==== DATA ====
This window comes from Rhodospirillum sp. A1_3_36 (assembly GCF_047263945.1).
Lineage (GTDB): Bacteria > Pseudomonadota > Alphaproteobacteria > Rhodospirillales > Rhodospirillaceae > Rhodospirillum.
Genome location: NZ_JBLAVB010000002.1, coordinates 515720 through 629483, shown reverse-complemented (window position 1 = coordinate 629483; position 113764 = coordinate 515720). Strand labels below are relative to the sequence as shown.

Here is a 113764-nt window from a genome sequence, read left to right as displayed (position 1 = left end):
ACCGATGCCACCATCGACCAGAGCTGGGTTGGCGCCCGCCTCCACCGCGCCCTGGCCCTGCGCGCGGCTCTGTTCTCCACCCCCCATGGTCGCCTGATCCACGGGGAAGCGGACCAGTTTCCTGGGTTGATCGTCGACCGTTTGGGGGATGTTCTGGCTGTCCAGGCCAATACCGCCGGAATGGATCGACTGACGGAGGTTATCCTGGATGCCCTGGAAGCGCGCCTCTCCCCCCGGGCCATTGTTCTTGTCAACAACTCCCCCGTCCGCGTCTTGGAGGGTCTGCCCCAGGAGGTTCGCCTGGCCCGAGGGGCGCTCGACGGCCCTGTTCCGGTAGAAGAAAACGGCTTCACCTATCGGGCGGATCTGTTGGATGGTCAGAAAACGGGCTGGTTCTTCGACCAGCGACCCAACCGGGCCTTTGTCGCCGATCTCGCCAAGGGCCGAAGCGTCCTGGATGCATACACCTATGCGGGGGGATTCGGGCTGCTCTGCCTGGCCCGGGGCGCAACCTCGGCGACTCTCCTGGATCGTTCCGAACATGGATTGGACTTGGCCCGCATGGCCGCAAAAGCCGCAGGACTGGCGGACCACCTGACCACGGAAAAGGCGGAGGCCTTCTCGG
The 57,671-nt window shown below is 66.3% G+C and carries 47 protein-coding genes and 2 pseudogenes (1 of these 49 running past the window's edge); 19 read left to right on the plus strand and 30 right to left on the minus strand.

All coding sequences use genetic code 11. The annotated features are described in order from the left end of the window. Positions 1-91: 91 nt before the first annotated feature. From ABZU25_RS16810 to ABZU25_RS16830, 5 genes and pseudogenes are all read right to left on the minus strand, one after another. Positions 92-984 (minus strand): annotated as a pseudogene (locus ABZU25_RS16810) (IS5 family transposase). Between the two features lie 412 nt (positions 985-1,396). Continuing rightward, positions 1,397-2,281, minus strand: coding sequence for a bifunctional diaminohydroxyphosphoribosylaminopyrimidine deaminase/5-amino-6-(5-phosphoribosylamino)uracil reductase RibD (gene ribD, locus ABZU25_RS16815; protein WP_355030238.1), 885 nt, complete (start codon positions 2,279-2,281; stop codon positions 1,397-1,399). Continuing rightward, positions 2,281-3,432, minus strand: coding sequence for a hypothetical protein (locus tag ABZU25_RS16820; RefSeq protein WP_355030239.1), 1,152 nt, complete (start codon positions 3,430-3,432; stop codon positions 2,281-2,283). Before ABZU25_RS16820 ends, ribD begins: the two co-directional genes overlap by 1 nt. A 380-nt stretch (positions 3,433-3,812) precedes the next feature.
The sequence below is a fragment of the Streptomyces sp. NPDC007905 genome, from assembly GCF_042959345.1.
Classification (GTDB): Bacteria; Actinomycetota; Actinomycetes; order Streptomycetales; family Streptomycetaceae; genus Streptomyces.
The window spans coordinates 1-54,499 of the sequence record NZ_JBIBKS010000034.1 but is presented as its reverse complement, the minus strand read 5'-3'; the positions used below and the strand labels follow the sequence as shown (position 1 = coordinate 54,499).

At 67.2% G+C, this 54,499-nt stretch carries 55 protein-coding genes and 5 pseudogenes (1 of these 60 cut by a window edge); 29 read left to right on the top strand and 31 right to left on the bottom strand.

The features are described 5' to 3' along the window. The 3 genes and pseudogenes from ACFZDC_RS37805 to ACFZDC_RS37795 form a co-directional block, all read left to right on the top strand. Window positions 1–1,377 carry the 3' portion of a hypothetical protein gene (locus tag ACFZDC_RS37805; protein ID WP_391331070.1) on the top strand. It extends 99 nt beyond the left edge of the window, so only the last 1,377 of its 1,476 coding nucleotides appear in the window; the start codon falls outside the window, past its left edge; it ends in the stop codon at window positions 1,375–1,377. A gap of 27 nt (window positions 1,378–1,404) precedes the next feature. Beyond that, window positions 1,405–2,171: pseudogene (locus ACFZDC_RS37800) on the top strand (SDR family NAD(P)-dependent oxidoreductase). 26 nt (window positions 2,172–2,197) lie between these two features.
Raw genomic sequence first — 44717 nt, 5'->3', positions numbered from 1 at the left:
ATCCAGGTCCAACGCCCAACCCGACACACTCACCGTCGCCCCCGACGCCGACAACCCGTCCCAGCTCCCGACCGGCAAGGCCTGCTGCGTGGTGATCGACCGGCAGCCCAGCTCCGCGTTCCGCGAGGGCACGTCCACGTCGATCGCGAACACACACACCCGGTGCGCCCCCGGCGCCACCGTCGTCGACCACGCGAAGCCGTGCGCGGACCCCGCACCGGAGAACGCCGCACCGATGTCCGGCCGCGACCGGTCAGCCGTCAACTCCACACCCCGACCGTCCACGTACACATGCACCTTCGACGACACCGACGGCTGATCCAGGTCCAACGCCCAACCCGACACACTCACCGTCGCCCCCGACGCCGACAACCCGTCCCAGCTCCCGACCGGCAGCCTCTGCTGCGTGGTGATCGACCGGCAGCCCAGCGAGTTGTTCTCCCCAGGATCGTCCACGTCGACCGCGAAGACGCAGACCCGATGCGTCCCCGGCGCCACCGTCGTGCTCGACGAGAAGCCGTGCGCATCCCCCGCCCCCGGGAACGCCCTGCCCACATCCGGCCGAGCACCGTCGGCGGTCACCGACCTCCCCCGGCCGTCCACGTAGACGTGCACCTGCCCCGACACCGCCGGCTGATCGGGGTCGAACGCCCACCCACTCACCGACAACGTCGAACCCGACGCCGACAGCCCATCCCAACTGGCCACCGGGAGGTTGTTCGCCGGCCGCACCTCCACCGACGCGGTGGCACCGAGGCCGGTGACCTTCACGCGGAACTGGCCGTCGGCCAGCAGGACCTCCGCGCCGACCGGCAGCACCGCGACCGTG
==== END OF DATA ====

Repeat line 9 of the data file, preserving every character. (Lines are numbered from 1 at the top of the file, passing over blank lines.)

Classification (GTDB): Bacteria; Actinomycetota; Actinomycetes; order Streptomycetales; family Streptomycetaceae; genus Streptomyces.